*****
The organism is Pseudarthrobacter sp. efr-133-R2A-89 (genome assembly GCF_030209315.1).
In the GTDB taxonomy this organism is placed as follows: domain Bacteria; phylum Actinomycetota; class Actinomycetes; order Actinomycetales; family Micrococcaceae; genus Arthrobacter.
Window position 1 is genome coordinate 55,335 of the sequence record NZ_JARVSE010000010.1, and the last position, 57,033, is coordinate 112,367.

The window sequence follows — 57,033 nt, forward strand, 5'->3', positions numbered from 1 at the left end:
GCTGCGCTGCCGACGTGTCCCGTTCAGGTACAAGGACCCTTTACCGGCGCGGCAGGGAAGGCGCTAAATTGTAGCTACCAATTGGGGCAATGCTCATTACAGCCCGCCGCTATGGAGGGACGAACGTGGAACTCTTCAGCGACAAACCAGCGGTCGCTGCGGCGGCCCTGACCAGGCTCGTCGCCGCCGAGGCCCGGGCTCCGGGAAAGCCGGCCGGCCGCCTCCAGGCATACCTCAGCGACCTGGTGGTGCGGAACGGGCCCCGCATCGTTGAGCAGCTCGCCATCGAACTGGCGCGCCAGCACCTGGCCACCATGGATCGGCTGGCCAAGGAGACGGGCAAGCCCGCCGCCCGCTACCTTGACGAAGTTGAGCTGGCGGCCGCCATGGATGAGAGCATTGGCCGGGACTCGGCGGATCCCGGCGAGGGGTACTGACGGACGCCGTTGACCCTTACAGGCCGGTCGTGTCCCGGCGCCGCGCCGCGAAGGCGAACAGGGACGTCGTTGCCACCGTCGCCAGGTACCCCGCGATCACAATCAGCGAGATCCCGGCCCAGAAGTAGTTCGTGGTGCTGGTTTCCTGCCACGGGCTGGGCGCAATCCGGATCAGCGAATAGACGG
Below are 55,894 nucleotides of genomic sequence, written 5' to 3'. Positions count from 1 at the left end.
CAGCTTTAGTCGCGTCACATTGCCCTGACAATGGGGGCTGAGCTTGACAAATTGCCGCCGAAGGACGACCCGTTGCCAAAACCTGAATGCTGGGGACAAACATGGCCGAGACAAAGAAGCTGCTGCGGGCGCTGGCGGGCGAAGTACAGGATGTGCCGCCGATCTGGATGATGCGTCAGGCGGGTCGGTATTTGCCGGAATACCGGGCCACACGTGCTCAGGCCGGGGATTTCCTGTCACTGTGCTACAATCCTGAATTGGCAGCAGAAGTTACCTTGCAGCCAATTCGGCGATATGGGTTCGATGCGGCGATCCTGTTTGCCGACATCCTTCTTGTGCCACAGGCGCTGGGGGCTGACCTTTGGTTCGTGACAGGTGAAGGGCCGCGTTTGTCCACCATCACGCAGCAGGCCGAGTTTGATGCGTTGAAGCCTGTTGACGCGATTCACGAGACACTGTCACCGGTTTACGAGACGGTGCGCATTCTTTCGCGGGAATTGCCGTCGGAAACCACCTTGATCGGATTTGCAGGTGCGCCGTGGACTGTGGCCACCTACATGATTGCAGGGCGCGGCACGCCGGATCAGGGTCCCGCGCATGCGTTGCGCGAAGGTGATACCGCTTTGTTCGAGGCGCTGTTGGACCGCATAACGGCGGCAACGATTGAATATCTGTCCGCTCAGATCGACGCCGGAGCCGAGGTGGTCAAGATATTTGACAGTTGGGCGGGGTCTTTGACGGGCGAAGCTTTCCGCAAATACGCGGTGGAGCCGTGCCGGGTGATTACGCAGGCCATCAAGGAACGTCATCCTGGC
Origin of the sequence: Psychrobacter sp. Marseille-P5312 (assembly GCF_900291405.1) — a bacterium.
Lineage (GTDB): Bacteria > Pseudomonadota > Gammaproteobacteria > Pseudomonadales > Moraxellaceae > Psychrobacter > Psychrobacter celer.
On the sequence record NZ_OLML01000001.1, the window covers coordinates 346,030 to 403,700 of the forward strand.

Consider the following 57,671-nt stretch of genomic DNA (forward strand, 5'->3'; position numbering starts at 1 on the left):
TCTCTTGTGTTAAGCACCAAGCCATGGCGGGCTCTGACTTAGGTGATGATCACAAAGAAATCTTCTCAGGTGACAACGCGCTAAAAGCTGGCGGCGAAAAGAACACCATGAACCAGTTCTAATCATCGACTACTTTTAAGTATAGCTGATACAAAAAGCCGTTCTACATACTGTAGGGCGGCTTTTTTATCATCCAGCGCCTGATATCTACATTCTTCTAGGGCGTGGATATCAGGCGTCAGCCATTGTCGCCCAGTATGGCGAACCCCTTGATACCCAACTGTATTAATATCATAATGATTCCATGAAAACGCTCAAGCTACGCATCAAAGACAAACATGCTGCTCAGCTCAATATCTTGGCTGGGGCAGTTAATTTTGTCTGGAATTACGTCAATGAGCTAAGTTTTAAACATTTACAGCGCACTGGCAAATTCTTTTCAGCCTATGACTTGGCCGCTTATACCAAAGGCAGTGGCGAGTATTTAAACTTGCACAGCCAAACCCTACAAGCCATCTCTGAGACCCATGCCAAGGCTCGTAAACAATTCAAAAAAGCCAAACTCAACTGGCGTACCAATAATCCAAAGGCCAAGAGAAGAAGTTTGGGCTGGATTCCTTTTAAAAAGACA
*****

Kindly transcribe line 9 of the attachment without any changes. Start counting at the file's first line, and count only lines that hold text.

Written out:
Lineage (GTDB): Bacteria > Pseudomonadota > Gammaproteobacteria > Pseudomonadales > Moraxellaceae > Psychrobacter > Psychrobacter celer.